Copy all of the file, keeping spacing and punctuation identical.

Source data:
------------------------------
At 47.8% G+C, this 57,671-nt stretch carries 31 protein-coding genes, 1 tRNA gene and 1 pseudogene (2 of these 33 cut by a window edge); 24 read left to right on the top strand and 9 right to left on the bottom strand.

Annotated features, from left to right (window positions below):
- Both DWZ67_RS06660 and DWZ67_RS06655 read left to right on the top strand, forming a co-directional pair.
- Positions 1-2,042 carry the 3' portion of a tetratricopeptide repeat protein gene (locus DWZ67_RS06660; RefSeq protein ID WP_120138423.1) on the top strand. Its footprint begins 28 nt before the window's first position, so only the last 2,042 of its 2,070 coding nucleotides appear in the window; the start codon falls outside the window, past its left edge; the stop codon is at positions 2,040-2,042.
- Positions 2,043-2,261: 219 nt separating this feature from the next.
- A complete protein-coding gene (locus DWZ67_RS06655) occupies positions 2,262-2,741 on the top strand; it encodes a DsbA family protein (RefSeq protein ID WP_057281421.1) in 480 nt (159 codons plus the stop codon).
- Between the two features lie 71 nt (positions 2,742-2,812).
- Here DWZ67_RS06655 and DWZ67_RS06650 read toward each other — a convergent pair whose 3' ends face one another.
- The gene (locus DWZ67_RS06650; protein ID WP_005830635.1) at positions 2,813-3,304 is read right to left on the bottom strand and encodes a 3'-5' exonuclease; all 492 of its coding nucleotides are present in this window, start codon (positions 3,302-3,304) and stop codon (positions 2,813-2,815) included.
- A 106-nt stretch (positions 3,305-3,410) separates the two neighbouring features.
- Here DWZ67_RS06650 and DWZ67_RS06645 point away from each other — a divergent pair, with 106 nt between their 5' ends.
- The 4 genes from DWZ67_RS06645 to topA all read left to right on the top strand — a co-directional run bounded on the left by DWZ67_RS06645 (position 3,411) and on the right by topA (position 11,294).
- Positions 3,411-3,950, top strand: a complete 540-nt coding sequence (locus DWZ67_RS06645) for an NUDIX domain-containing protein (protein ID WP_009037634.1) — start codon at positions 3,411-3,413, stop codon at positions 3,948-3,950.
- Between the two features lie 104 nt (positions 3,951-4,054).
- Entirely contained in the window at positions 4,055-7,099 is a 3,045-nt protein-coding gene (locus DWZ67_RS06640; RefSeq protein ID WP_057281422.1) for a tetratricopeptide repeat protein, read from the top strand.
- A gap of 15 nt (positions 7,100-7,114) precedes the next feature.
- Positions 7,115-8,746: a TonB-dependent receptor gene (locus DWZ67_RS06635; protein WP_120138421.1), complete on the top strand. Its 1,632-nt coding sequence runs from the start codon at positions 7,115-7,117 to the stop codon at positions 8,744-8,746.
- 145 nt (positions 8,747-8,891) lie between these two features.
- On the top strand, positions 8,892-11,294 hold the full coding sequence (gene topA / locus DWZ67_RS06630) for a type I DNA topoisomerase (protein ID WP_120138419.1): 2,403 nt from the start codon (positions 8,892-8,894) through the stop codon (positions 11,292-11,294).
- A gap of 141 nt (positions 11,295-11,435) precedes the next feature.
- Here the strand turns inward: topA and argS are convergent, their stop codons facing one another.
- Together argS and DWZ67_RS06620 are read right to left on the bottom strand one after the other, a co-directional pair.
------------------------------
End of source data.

At 47.8% G+C, this 57,671-nt stretch carries 31 protein-coding genes, 1 tRNA gene and 1 pseudogene (2 of these 33 cut by a window edge); 24 read left to right on the top strand and 9 right to left on the bottom strand.

Annotated features, from left to right (window positions below):
- Both DWZ67_RS06660 and DWZ67_RS06655 read left to right on the top strand, forming a co-directional pair.
- Positions 1-2,042 carry the 3' portion of a tetratricopeptide repeat protein gene (locus DWZ67_RS06660; RefSeq protein ID WP_120138423.1) on the top strand. Its footprint begins 28 nt before the window's first position, so only the last 2,042 of its 2,070 coding nucleotides appear in the window; the start codon falls outside the window, past its left edge; the stop codon is at positions 2,040-2,042.
- Positions 2,043-2,261: 219 nt separating this feature from the next.
- A complete protein-coding gene (locus DWZ67_RS06655) occupies positions 2,262-2,741 on the top strand; it encodes a DsbA family protein (RefSeq protein ID WP_057281421.1) in 480 nt (159 codons plus the stop codon).
- Between the two features lie 71 nt (positions 2,742-2,812).
- Here DWZ67_RS06655 and DWZ67_RS06650 read toward each other — a convergent pair whose 3' ends face one another.
- The gene (locus DWZ67_RS06650; protein ID WP_005830635.1) at positions 2,813-3,304 is read right to left on the bottom strand and encodes a 3'-5' exonuclease; all 492 of its coding nucleotides are present in this window, start codon (positions 3,302-3,304) and stop codon (positions 2,813-2,815) included.
- A 106-nt stretch (positions 3,305-3,410) separates the two neighbouring features.
- Here DWZ67_RS06650 and DWZ67_RS06645 point away from each other — a divergent pair, with 106 nt between their 5' ends.
- The 4 genes from DWZ67_RS06645 to topA all read left to right on the top strand — a co-directional run bounded on the left by DWZ67_RS06645 (position 3,411) and on the right by topA (position 11,294).
- Positions 3,411-3,950, top strand: a complete 540-nt coding sequence (locus DWZ67_RS06645) for an NUDIX domain-containing protein (protein ID WP_009037634.1) — start codon at positions 3,411-3,413, stop codon at positions 3,948-3,950.
- Between the two features lie 104 nt (positions 3,951-4,054).
- Entirely contained in the window at positions 4,055-7,099 is a 3,045-nt protein-coding gene (locus DWZ67_RS06640; RefSeq protein ID WP_057281422.1) for a tetratricopeptide repeat protein, read from the top strand.
- A gap of 15 nt (positions 7,100-7,114) precedes the next feature.
- Positions 7,115-8,746: a TonB-dependent receptor gene (locus DWZ67_RS06635; protein WP_120138421.1), complete on the top strand. Its 1,632-nt coding sequence runs from the start codon at positions 7,115-7,117 to the stop codon at positions 8,744-8,746.
- 145 nt (positions 8,747-8,891) lie between these two features.
- On the top strand, positions 8,892-11,294 hold the full coding sequence (gene topA / locus DWZ67_RS06630) for a type I DNA topoisomerase (protein ID WP_120138419.1): 2,403 nt from the start codon (positions 8,892-8,894) through the stop codon (positions 11,292-11,294).
- A gap of 141 nt (positions 11,295-11,435) precedes the next feature.
- Here the strand turns inward: topA and argS are convergent, their stop codons facing one another.
- Together argS and DWZ67_RS06620 are read right to left on the bottom strand one after the other, a co-directional pair.